The Judicial Panel on Multidistrict Litigation (JPML) has granted the petition of Sanders Phillips Grossman attorneys to create a multidistrict litigation (MDL) for ParaGard intrauterine device (IUD) lawsuits.

A transfer order was entered in the JPML’s online docket on December 16 assigning the cases to Judge Leigh Martin May in the Northern District of Georgia. In the order, the JPML agrees with the arguments put forth by Sanders Phillips Grossman that centralization is appropriate due to the volume, complexity, and commonality of the claims. According to the Panel, “These actions involve common allegations that the Paragard intrauterine device has a propensity to break upon removal, causing complications and injuries, including surgeries to remove the broken piece of the device, infertility, and pain.”

While Sanders Phillips Grossman sought to transfer the cases to the Central District of California, the mass tort firm is pleased with the outcome. “The Panel’s decision is a major victory for all women who have been injured by their ParaGard IUD and seek accountability from Teva,” said SPG Managing Partner Marc Grossman. “It’s also a repudiation of defendants’ argument that these cases do not constitute a genuine mass tort.”

In September, attorneys for Sanders Phillips Grossman filed a JMPL Motion to Transfer. SPG’s Timothy Clark presented arguments to the JPML in favor of centralization on December 3. He told the Panel that “This is going to be a large pharmaceutical litigation, it is regulated technically as a drug not a medical device, there are complex issues and there will be millions of pages of documents.”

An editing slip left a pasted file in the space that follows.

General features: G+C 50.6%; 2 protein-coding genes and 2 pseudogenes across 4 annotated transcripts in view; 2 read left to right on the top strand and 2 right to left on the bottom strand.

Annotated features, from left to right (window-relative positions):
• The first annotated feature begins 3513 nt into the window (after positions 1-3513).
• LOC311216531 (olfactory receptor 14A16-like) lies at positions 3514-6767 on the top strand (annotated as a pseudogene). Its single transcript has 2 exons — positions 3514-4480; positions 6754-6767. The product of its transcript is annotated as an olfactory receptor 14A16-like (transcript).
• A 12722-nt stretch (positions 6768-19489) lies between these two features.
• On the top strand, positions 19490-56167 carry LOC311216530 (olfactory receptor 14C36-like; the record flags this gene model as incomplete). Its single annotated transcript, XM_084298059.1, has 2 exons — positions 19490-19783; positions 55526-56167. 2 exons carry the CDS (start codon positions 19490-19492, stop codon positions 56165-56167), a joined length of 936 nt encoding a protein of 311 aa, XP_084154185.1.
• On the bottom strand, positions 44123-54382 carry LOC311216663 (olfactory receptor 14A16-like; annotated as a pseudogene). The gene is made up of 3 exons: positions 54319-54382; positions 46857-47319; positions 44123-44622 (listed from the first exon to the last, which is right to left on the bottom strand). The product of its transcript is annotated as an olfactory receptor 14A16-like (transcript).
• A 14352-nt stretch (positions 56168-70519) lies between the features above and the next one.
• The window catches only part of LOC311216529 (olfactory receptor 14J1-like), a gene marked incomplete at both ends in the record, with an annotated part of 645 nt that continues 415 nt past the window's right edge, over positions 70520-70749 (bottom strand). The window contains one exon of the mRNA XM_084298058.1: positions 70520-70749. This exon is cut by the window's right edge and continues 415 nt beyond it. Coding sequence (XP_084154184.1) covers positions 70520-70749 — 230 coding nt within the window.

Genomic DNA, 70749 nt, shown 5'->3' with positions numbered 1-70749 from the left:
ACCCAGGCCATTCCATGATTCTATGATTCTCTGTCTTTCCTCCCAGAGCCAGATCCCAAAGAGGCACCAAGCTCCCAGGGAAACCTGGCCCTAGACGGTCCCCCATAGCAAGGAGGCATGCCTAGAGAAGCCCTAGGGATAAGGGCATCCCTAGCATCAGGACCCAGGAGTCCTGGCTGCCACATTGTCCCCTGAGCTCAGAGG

Defendants Teva Pharmaceuticals and Cooper Companies criticized the petition, arguing that centralization would allow cases to be added to the MDL “not because they are meritorious, but rather because cases can be easily filed, escape individual scrutiny and artificially inflate case counts.” The Panel’s transfer order dismisses this argument, saying that it “has rejected essentially this same argument on multiple occasions, and does so again here.”

“The notion that our clients’ claims lack merit is itself meritless,” said Grossman. “This is a standard argument used by pharmaceutical companies that amounts to blame-shifting, and I applaud the Panel for rejecting it. We are confident that justice will continue to prevail as this litigation plays out.”

Sanders Phillips Grossman is a national leader in defective medical device litigation. The firm has previously represented injured women in cases involving Essure birth control and transvaginal mesh (TVM), and currently represents hundreds of women who claim Johnson & Johnson’s Baby Powder caused them to develop ovarian cancer. Since 1965, Sanders Phillips Grossman and its affiliates have taken on the world’s most powerful corporations and recovered over $50 billion for their clients.